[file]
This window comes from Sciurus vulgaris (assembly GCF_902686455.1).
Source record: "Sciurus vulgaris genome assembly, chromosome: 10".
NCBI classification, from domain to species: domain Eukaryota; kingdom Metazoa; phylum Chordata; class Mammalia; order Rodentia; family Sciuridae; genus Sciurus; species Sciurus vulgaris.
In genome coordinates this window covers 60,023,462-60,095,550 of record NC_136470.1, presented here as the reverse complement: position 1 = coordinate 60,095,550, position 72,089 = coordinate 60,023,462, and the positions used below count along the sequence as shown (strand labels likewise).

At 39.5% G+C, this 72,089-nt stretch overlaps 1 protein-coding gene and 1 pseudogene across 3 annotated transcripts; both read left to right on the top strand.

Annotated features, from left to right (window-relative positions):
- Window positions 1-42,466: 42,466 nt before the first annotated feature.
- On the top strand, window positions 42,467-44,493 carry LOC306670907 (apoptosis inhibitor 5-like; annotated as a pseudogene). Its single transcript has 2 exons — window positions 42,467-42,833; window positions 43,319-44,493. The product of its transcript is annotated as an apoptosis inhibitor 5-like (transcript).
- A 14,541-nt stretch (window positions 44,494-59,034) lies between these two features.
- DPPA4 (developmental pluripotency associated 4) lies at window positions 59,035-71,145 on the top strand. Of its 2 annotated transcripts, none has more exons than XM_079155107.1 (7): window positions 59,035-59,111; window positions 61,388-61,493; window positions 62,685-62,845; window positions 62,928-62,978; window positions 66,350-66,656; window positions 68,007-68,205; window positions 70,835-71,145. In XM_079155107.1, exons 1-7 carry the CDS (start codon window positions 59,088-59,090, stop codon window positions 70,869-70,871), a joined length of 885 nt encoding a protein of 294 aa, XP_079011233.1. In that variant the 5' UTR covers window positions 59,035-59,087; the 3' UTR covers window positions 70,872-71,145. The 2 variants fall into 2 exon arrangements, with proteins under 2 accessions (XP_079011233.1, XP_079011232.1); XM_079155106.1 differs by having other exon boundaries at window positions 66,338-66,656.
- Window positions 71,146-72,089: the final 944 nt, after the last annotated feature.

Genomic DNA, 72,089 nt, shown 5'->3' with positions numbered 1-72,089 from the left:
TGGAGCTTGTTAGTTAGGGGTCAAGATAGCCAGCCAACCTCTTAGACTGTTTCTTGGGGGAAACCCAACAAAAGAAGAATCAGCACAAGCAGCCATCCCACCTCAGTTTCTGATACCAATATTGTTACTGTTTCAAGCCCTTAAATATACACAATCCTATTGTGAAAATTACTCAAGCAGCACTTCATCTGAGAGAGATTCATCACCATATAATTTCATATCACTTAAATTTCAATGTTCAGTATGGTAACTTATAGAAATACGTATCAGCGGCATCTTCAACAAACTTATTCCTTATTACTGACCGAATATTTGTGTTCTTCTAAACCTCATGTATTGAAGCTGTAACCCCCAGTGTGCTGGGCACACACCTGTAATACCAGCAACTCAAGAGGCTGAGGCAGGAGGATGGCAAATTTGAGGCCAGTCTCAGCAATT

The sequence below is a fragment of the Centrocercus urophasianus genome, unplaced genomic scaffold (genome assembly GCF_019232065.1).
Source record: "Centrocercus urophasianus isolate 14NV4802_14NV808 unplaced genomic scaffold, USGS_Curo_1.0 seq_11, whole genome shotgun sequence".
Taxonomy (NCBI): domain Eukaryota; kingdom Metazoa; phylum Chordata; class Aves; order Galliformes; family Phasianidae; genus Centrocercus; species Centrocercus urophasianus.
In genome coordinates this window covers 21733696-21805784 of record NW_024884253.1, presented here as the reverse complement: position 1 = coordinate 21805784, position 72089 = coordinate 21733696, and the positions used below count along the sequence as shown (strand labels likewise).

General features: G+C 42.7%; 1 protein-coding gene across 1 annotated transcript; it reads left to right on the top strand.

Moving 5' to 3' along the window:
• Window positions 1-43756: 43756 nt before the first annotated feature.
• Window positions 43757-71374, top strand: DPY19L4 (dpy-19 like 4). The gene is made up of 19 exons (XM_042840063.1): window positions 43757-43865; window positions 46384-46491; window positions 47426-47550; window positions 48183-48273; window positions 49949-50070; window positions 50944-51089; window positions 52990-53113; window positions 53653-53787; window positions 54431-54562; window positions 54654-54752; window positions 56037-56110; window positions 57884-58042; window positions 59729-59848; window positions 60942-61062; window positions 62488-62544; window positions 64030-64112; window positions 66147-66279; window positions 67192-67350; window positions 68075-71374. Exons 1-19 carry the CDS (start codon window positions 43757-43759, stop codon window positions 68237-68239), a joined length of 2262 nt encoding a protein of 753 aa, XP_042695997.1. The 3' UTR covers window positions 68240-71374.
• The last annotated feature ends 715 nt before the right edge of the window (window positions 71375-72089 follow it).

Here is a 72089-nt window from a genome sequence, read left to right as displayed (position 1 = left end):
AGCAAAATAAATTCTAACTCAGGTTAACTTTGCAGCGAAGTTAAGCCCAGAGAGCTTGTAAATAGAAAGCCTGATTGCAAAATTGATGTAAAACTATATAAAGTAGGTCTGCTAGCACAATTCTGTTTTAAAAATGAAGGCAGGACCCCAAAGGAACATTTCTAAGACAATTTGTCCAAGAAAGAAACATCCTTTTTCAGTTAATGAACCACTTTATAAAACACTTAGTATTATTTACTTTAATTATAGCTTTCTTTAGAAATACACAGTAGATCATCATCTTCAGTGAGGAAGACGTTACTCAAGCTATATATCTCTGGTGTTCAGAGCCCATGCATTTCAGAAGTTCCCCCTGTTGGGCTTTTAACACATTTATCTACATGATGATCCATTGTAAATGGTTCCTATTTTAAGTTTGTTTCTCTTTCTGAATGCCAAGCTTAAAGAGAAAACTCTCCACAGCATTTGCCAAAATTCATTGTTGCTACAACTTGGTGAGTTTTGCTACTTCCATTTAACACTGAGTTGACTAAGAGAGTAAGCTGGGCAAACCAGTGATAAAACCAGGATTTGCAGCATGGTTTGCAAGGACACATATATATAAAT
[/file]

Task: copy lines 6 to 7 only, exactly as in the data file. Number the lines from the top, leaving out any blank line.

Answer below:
Annotated features, from left to right (window-relative positions):
- Window positions 1-42,466: 42,466 nt before the first annotated feature.